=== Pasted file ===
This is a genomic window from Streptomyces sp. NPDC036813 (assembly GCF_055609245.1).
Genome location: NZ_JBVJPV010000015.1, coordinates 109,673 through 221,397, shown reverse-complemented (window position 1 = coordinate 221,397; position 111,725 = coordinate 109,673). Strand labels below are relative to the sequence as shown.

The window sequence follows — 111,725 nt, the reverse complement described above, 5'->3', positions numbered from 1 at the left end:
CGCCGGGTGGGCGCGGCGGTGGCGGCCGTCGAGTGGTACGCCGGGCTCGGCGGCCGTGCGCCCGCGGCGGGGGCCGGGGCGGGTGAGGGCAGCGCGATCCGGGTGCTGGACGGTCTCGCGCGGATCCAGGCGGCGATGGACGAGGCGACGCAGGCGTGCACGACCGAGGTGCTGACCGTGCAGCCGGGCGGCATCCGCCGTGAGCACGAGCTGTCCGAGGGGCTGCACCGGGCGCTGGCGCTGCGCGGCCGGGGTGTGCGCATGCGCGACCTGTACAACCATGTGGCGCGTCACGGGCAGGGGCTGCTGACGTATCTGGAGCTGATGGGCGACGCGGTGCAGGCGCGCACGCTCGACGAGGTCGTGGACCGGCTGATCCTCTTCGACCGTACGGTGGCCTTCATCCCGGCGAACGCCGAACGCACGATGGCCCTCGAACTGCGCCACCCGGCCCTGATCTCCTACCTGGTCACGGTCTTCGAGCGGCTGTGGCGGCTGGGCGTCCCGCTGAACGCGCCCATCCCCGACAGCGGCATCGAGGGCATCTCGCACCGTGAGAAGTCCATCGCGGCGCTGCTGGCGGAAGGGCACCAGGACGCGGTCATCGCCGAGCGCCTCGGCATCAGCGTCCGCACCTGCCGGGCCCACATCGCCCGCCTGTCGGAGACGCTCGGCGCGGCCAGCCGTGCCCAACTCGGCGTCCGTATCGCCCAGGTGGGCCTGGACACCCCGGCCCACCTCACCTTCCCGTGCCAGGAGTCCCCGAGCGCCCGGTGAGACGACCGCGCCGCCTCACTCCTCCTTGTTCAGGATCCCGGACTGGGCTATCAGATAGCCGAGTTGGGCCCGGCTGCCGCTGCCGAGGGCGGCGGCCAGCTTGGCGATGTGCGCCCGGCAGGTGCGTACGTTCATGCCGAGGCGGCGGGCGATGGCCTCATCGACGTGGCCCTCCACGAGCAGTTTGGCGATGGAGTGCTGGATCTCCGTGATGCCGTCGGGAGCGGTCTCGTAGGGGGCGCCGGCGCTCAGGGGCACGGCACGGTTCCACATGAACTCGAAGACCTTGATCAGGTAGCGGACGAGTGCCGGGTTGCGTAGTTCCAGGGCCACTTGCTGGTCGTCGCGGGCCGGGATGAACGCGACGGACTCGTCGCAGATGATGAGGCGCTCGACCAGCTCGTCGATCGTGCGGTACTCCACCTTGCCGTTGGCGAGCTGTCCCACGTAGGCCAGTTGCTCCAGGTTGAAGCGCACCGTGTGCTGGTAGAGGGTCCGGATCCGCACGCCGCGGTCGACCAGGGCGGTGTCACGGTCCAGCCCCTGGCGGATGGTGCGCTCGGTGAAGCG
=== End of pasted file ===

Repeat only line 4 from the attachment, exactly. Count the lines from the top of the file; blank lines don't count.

CGCCGGGTGGGCGCGGCGGTGGCGGCCGTCGAGTGGTACGCCGGGCTCGGCGGCCGTGCGCCCGCGGCGGGGGCCGGGGCGGGTGAGGGCAGCGCGATCCGGGTGCTGGACGGTCTCGCGCGGATCCAGGCGGCGATGGACGAGGCGACGCAGGCGTGCACGACCGAGGTGCTGACCGTGCAGCCGGGCGGCATCCGCCGTGAGCACGAGCTGTCCGAGGGGCTGCACCGGGCGCTGGCGCTGCGCGGCCGGGGTGTGCGCATGCGCGACCTGTACAACCATGTGGCGCGTCACGGGCAGGGGCTGCTGACGTATCTGGAGCTGATGGGCGACGCGGTGCAGGCGCGCACGCTCGACGAGGTCGTGGACCGGCTGATCCTCTTCGACCGTACGGTGGCCTTCATCCCGGCGAACGCCGAACGCACGATGGCCCTCGAACTGCGCCACCCGGCCCTGATCTCCTACCTGGTCACGGTCTTCGAGCGGCTGTGGCGGCTGGGCGTCCCGCTGAACGCGCCCATCCCCGACAGCGGCATCGAGGGCATCTCGCACCGTGAGAAGTCCATCGCGGCGCTGCTGGCGGAAGGGCACCAGGACGCGGTCATCGCCGAGCGCCTCGGCATCAGCGTCCGCACCTGCCGGGCCCACATCGCCCGCCTGTCGGAGACGCTCGGCGCGGCCAGCCGTGCCCAACTCGGCGTCCGTATCGCCCAGGTGGGCCTGGACACCCCGGCCCACCTCACCTTCCCGTGCCAGGAGTCCCCGAGCGCCCGGTGAGACGACCGCGCCGCCTCACTCCTCCTTGTTCAGGATCCCGGACTGGGCTATCAGATAGCCGAGTTGGGCCCGGCTGCCGCTGCCGAGGGCGGCGGCCAGCTTGGCGATGTGCGCCCGGCAGGTGCGTACGTTCATGCCGAGGCGGCGGGCGATGGCCTCATCGACGTGGCCCTCCACGAGCAGTTTGGCGATGGAGTGCTGGATCTCCGTGATGCCGTCGGGAGCGGTCTCGTAGGGGGCGCCGGCGCTCAGGGGCACGGCACGGTTCCACATGAACTCGAAGACCTTGATCAGGTAGCGGACGAGTGCCGGGTTGCGTAGTTCCAGGGCCACTTGCTGGTCGTCGCGGGCCGGGATGAACGCGACGGACTCGTCGCAGATGATGAGGCGCTCGACCAGCTCGTCGATCGTGCGGTACTCCACCTTGCCGTTGGCGAGCTGTCCCACGTAGGCCAGTTGCTCCAGGTTGAAGCGCACCGTGTGCTGGTAGAGGGTCCGGATCCGCACGCCGCGGTCGACCAGGGCGGTGTCACGGTCCAGCCCCTGGCGGATGGTGCGCTCGGTGAAGCG